Towards a taxonomy of conversational discourse types: An empirical corpus-based analysis

Douglas Biber, Jesse Egbert, Daniel Keller, Stacey Wizner

Research output: Contribution to journalArticlepeer-review

Abstract

Scholars from several research traditions have explored the ways in which speakers sometimes employ larger coherent discourse units within a conversational interaction. For most scholars, conversation is normally structured as local sequences of turns; larger discourse units are atypical, used for special culturally-recognized speech genres embedded in the regular flow of conversation. However, Bakhtin (1979/1986) suggests a different possibility: that conversational talk is normally organized in terms of larger discourse units representing different speech genres. The present paper – at the intersection of the sub-disciplines of conversation analysis, discourse pragmatics, corpus linguistics, and register analysis – reports on a major corpus-based investigation that empirically explores this theoretical possibility raised by Bakhtin. Based on analysis of 2.3 million words of conversational interactions, taken from the British National Corpus 2014, we show that 1) most conversational talk consists of sequences of coherent discourse units that have identifiable communicative goals, and that 2) such discourse units can be categorized into conversational discourse types that have distinct communicative purposes but do not usually conform to a conventional genre structure. That is, while conversational discourse units rarely realize conventional genre structures like personal narratives or jokes, they can be categorized into discourse types that serve distinctive combinations of communicative purposes. Based on our corpus analysis, we identify and describe 16 conversational discourse types associated with combinations of 9 general communicative purposes. Not surprisingly, discourse types focused on the expression of personal stance, feelings, and evaluations are especially common in conversation. However, the study reveals a second pattern that is more surprising: that discourse types focused on conveying information are as common in conversation as personal stance discourse types.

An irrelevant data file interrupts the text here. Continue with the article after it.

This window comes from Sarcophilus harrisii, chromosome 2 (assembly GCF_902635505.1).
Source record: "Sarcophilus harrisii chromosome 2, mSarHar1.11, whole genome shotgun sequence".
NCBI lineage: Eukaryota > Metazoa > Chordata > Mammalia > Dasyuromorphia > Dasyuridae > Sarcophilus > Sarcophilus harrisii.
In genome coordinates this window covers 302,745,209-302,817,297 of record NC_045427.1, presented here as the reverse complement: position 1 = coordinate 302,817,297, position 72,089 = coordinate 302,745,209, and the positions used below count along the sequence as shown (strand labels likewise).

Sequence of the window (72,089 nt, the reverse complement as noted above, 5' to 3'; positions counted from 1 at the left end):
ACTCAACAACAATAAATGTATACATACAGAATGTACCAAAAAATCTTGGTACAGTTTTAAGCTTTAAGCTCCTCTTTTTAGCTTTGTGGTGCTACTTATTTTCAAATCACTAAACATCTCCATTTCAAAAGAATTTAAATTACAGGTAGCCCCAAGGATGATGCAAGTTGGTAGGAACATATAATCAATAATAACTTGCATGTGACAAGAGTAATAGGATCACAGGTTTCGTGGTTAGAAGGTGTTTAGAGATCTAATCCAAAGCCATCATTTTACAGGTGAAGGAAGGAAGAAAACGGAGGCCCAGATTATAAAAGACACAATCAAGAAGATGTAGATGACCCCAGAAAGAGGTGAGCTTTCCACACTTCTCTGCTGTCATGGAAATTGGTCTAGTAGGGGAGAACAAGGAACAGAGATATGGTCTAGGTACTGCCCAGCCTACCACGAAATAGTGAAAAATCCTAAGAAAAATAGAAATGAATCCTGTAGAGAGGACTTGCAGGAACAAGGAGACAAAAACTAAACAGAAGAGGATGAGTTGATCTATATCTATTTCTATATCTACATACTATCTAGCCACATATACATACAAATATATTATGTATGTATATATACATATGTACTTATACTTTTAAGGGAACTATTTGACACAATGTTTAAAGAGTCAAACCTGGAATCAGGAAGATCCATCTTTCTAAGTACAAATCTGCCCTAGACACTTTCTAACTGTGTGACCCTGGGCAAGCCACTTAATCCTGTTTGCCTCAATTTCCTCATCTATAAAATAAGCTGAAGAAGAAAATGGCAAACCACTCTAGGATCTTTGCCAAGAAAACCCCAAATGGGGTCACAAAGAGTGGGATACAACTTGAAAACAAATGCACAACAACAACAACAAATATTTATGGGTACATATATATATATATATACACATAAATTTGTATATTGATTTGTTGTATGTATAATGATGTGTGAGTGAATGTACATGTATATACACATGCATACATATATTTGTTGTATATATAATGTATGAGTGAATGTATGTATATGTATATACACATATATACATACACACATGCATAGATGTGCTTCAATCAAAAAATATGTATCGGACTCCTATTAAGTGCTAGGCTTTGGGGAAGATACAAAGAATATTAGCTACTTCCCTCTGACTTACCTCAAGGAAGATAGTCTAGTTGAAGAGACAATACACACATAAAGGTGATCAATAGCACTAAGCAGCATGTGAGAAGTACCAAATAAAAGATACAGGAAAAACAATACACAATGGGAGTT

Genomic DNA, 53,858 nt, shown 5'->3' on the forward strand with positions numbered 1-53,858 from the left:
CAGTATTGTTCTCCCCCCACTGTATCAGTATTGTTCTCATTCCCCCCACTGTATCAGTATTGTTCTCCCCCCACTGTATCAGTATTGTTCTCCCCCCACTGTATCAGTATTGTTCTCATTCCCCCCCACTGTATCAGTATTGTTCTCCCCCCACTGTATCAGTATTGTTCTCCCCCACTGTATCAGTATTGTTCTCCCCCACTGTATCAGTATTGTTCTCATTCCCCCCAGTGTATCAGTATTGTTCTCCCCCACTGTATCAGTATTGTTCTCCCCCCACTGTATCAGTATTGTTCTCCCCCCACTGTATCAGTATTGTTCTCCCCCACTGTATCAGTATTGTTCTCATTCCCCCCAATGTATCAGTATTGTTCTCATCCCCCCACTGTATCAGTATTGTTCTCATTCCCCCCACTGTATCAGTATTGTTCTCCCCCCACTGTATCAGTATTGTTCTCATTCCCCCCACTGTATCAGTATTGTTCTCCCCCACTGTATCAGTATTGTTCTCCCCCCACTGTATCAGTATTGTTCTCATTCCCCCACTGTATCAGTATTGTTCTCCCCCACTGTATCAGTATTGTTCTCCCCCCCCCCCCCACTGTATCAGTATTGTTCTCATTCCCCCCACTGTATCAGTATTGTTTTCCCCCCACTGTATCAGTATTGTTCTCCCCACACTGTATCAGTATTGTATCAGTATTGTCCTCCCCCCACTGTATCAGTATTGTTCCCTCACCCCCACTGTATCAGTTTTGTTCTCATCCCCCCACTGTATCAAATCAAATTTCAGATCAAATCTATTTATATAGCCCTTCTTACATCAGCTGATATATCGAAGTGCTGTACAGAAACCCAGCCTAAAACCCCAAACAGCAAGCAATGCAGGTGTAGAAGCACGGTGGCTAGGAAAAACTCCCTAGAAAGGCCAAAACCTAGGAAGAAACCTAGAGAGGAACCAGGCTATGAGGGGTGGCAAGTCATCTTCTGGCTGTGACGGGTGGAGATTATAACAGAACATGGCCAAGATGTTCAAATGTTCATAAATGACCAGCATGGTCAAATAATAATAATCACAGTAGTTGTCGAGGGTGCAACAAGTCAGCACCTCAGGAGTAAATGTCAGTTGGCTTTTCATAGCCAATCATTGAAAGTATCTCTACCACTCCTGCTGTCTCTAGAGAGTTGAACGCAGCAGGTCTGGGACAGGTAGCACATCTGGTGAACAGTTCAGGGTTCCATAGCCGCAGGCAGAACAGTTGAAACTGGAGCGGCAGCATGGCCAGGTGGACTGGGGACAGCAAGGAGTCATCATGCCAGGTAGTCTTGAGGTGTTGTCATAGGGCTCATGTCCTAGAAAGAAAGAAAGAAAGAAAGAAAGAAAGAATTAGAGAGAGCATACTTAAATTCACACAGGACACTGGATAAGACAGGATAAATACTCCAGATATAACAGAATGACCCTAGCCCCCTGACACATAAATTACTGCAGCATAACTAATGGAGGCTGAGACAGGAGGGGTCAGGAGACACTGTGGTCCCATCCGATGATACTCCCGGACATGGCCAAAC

Original languageEnglish (US)
Pages (from-to)20-35
Number of pages16
JournalJournal of Pragmatics
Volume171
DOIs
StatePublished - Jan 2021

Keywords

  • Communicative purposes
  • Conversation
  • Corpus analysis
  • Discourse types
  • Discourse units
  • Speech genres

ASJC Scopus subject areas

  • Language and Linguistics
  • Linguistics and Language
  • Artificial Intelligence

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